In Florida, we have two seasons most of the country doesn’t: tourist season and hurricane season. One is much more enjoyable than the other! The official Atlantic hurricane season runs from June 1 to November 30, peaking in August and September. Rarely is there a storm before or after the season; some years, as when Hurricane Andrew hit in 1992, the first named storm isn’t until late August. It’s important to prepare for the hurricane season well ahead of time and no matter how nice the weather is. Preparation includes making sure that your onsite property management staff know policies and procedures, as well as their individual roles, when a storm is imminent.
Edwin Lugo, vice president of the South Florida High-Rise Division of FirstService Residential, said that he and his teams begin working with Boards during the spring, no later than April, to make sure that everyone knows what hurricane plans are in place. Lugo said that communication and planning are important long before a storm hits. It’s important to share the plan at Board meetings and then with the community, making sure everyone knows what to do at each stage of a tropical event.
What are property management staff responsible for during a tropical storm or hurricane watch or warning?
Lugo said it’s important for residents to know that property management staff are not able to or responsible for helping secure individual homes. “Staff need to focus on high-level issues like making sure that drains are clear. Is there debris that can block drains and cause flooding? Are gutters clear?” he said. “They need to be safeguarding common areas, including bringing in objects that can become projectiles and shuttering. A lot of our access points have motors, magnetic strips, electronic locks, and unfortunately, they sometimes get forgotten in storm preparation. They have to be secured so that they don’t fly open or get stuck in the closed position if the power fails.”
If a storm watch is announced, property management staff will send notifications to all residents, reminding them of the community’s emergency plan and what they should do at each stage. That communication should include shelter locations, evacuation protocols and information about what the association is doing to protect the community as a whole.
What is proper staffing in the event of a storm?
“Our teams know they are the last to leave when a storm is scheduled to hit and the first to return once conditions are safe,” Lugo said. “But that doesn’t mean everyone needs to be on the property at once.”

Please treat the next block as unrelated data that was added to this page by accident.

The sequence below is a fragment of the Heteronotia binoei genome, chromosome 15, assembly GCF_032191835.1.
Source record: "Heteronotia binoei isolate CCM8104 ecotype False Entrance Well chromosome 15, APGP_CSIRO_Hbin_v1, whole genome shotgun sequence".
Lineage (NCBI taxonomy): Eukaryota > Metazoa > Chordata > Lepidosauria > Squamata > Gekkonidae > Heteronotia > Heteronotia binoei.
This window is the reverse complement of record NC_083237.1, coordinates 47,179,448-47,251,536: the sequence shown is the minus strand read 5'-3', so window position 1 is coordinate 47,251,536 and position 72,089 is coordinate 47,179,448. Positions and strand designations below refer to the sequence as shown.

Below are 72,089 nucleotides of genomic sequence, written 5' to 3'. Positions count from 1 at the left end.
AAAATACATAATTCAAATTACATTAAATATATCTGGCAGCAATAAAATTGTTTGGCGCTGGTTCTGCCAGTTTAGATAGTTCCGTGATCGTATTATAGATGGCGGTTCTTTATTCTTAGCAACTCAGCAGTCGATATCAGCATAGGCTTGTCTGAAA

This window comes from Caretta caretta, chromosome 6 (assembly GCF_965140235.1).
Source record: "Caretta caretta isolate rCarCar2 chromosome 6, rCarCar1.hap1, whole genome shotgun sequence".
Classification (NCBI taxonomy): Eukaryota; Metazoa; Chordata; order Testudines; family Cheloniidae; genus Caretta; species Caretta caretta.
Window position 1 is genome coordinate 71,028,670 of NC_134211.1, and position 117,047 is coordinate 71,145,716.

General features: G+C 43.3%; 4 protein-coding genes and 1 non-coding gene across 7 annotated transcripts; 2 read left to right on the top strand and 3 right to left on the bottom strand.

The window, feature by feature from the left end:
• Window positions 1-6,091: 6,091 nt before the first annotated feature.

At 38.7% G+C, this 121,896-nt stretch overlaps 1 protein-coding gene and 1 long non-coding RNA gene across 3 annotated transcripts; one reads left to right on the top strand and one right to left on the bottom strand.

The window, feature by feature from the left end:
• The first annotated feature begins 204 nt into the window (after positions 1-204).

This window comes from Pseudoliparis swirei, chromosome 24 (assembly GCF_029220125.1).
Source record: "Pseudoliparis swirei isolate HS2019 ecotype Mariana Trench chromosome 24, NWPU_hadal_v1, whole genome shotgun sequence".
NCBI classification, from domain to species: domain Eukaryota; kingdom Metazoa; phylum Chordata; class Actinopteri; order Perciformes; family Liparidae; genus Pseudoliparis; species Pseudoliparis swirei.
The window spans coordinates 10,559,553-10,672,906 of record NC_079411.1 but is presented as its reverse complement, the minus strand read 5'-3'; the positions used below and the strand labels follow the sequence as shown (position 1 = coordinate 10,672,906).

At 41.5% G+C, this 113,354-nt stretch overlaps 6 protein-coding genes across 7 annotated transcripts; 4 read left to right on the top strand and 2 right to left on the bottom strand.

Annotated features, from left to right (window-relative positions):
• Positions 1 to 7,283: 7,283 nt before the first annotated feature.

The Board and staff should work together to make sure that the right people are handling the correct jobs to get everything accomplished as quickly and safely as possible so that staff have time to get home. An effective chain of command needs to be established so that contradictory orders aren’t given. If the situation allows, a staff point person can remain on site through the weather event. Some Boards will designate members to stay in the community (barring a mandatory evacuation order) and serve as “first responders.” They can, once the storm is over, take a first look at the property, make sure doors and gates are open and offer immediate assistance while waiting for staff and others to arrive.
How can you make sure that your property management staff are properly trained on what to do as a storm approaches and after?
It’s important to work with your county emergency management teams, Lugo said. They will know if your community is in a mandatory evacuation zone, what your risk for flooding is and other hyper-local information. Conduct mock drills with your staff before hurricane season starts. Practice sandbagging, if that’s a recommendation of your emergency management office. Look at your county emergency management lists of recommended supplies and make sure that your community is stocked accordingly. Lugo also suggests collaborating with neighboring community Boards to share best practices and knowledge. Your training and planning need to be specific and property-driven. What works on Miami Beach might not be appropriate in Orlando. A professional property management company will have the experience and resources to help make sure your community has a plan in place and that staff is properly trained.
Hurricanes can be devastating, but proper preparation is the key to getting through them with the least damage possible. For more information about how a professional property management company can help your community prepare for natural disasters and other emergency situations, contact FirstService Residential
, North America’s leading property management company.
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